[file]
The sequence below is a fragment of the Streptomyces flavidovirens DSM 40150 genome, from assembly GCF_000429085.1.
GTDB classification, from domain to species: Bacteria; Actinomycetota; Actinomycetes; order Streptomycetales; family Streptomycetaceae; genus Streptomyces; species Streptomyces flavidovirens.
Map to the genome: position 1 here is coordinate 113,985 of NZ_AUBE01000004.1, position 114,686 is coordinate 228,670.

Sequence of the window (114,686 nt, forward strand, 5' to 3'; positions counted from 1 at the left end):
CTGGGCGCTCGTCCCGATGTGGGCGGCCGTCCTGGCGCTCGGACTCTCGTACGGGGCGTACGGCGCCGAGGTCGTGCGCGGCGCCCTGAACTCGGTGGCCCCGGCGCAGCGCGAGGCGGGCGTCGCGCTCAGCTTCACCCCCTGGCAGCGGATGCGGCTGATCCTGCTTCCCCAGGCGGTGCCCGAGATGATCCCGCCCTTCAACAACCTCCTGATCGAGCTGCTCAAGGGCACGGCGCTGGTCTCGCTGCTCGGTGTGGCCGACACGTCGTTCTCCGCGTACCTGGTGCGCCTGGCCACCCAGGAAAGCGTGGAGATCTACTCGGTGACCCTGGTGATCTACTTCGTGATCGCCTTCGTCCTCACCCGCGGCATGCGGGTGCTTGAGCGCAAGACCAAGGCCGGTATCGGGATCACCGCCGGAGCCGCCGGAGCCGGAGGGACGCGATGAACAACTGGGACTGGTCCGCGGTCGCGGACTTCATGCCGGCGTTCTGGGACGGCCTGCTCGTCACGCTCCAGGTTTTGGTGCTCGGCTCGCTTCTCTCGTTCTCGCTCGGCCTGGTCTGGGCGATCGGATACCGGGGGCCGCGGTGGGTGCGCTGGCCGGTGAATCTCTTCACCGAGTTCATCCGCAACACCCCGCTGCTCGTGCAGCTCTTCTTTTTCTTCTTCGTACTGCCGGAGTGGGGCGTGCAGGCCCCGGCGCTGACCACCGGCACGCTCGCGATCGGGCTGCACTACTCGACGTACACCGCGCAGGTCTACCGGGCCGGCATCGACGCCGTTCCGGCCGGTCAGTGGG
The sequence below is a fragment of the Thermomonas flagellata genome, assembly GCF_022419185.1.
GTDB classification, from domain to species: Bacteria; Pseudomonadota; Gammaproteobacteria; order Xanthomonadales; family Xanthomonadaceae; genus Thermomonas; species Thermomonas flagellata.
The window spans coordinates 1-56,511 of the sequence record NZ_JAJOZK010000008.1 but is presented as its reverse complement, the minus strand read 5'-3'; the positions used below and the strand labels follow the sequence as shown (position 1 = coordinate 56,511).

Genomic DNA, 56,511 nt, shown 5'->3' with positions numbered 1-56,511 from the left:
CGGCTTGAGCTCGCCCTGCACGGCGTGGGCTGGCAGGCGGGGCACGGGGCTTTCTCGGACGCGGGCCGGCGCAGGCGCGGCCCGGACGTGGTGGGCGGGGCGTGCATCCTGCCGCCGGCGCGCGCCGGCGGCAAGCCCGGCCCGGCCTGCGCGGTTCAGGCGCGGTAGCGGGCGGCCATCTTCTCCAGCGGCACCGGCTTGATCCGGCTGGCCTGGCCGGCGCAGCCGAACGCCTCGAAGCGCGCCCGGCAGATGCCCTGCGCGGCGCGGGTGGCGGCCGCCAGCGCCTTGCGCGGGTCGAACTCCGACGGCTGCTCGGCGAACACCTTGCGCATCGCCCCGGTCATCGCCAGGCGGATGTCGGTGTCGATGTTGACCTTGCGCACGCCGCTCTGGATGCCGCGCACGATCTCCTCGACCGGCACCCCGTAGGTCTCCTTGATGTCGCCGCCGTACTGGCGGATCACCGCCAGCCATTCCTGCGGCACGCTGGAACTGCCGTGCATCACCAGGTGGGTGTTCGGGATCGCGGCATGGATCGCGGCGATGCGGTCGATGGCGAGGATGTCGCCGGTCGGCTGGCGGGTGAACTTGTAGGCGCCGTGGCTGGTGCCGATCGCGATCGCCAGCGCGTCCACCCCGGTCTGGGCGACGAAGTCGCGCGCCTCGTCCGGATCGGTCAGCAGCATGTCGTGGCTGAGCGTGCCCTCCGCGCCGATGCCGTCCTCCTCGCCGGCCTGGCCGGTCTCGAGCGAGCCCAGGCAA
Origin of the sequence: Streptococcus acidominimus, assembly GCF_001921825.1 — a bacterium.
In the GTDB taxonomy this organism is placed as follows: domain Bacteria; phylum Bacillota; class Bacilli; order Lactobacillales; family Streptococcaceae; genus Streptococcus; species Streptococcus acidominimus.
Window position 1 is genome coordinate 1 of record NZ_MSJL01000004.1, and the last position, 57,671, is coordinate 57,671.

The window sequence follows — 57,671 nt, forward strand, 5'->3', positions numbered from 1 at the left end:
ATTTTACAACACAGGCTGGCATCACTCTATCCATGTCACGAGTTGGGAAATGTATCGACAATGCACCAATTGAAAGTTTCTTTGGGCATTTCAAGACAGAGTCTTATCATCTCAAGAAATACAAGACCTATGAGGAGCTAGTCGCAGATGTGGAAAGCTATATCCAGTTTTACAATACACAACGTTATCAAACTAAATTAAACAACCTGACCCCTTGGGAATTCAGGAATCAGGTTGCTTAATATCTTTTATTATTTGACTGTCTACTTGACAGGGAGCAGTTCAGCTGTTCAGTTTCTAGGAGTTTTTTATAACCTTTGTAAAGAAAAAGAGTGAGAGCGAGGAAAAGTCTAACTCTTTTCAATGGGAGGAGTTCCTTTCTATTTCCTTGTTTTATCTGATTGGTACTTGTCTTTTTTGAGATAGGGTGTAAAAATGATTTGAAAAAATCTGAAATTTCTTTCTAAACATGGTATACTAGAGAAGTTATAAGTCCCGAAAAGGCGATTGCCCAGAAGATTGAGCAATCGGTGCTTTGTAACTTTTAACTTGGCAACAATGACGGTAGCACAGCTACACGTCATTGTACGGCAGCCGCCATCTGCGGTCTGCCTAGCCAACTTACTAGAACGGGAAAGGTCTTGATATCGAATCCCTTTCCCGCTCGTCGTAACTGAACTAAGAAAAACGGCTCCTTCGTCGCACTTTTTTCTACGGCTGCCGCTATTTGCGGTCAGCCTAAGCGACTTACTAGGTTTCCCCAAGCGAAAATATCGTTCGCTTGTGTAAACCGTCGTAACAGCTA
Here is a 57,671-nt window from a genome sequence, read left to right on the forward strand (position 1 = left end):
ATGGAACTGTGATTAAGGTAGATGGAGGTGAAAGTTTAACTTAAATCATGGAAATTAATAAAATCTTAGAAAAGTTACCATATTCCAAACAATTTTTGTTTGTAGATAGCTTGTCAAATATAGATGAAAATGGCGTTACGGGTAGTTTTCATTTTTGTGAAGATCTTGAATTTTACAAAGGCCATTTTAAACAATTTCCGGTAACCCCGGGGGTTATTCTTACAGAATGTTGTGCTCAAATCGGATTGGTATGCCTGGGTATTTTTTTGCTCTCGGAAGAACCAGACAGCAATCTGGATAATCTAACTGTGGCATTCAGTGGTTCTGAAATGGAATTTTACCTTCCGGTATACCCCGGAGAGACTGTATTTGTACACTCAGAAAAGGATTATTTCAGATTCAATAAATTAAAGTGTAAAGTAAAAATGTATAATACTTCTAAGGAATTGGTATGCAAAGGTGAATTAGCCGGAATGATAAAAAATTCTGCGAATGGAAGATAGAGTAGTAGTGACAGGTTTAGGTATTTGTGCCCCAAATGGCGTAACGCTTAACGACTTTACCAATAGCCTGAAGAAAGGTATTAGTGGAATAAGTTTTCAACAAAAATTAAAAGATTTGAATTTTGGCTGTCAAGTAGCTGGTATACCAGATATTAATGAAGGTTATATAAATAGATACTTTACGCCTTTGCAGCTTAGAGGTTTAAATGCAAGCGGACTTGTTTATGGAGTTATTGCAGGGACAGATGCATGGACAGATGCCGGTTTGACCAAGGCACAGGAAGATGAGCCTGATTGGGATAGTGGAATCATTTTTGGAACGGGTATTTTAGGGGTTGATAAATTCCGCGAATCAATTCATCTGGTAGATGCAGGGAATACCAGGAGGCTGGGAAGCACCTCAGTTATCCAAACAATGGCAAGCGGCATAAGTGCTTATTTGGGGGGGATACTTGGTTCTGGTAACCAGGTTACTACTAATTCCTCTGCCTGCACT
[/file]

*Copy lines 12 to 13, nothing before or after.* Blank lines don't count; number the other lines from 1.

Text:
In the GTDB taxonomy this organism is placed as follows: domain Bacteria; phylum Bacillota; class Bacilli; order Lactobacillales; family Streptococcaceae; genus Streptococcus; species Streptococcus acidominimus.
Window position 1 is genome coordinate 1 of record NZ_MSJL01000004.1, and the last position, 57,671, is coordinate 57,671.